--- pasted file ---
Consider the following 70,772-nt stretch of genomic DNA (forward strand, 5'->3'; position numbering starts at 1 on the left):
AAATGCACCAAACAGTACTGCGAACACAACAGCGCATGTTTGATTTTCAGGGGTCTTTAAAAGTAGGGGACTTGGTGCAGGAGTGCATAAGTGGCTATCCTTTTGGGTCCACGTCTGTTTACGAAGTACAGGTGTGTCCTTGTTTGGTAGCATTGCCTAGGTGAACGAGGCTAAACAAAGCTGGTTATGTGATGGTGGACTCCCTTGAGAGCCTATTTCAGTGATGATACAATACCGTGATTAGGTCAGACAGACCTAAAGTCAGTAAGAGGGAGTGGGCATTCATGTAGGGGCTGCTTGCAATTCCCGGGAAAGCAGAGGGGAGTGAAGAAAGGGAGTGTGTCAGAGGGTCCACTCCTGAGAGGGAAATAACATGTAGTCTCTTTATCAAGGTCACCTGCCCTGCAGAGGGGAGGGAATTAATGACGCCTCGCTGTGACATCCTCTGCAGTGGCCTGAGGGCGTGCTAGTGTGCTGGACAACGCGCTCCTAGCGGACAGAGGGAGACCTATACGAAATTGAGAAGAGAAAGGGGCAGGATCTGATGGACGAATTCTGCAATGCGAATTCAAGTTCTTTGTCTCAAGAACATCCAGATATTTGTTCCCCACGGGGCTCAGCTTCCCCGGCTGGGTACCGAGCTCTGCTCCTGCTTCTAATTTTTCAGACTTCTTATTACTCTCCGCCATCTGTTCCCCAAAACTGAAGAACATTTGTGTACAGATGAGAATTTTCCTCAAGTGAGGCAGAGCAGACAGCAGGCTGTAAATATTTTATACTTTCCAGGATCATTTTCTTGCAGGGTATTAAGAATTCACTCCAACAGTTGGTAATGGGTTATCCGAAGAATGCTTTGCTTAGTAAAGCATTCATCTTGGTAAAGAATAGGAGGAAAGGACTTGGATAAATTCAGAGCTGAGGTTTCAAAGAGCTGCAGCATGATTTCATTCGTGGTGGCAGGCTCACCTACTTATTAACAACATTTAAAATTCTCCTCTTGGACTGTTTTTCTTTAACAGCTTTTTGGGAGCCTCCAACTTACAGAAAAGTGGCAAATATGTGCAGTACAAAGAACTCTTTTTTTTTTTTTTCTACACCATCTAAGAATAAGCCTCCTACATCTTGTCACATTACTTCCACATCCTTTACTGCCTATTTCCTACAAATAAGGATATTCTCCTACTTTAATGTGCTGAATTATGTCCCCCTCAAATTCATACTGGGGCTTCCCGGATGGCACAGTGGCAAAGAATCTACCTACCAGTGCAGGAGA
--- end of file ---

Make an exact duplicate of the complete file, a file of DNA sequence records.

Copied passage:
Consider the following 70,772-nt stretch of genomic DNA (forward strand, 5'->3'; position numbering starts at 1 on the left):
AAATGCACCAAACAGTACTGCGAACACAACAGCGCATGTTTGATTTTCAGGGGTCTTTAAAAGTAGGGGACTTGGTGCAGGAGTGCATAAGTGGCTATCCTTTTGGGTCCACGTCTGTTTACGAAGTACAGGTGTGTCCTTGTTTGGTAGCATTGCCTAGGTGAACGAGGCTAAACAAAGCTGGTTATGTGATGGTGGACTCCCTTGAGAGCCTATTTCAGTGATGATACAATACCGTGATTAGGTCAGACAGACCTAAAGTCAGTAAGAGGGAGTGGGCATTCATGTAGGGGCTGCTTGCAATTCCCGGGAAAGCAGAGGGGAGTGAAGAAAGGGAGTGTGTCAGAGGGTCCACTCCTGAGAGGGAAATAACATGTAGTCTCTTTATCAAGGTCACCTGCCCTGCAGAGGGGAGGGAATTAATGACGCCTCGCTGTGACATCCTCTGCAGTGGCCTGAGGGCGTGCTAGTGTGCTGGACAACGCGCTCCTAGCGGACAGAGGGAGACCTATACGAAATTGAGAAGAGAAAGGGGCAGGATCTGATGGACGAATTCTGCAATGCGAATTCAAGTTCTTTGTCTCAAGAACATCCAGATATTTGTTCCCCACGGGGCTCAGCTTCCCCGGCTGGGTACCGAGCTCTGCTCCTGCTTCTAATTTTTCAGACTTCTTATTACTCTCCGCCATCTGTTCCCCAAAACTGAAGAACATTTGTGTACAGATGAGAATTTTCCTCAAGTGAGGCAGAGCAGACAGCAGGCTGTAAATATTTTATACTTTCCAGGATCATTTTCTTGCAGGGTATTAAGAATTCACTCCAACAGTTGGTAATGGGTTATCCGAAGAATGCTTTGCTTAGTAAAGCATTCATCTTGGTAAAGAATAGGAGGAAAGGACTTGGATAAATTCAGAGCTGAGGTTTCAAAGAGCTGCAGCATGATTTCATTCGTGGTGGCAGGCTCACCTACTTATTAACAACATTTAAAATTCTCCTCTTGGACTGTTTTTCTTTAACAGCTTTTTGGGAGCCTCCAACTTACAGAAAAGTGGCAAATATGTGCAGTACAAAGAACTCTTTTTTTTTTTTTTCTACACCATCTAAGAATAAGCCTCCTACATCTTGTCACATTACTTCCACATCCTTTACTGCCTATTTCCTACAAATAAGGATATTCTCCTACTTTAATGTGCTGAATTATGTCCCCCTCAAATTCATACTGGGGCTTCCCGGATGGCACAGTGGCAAAGAATCTACCTACCAGTGCAGGAGA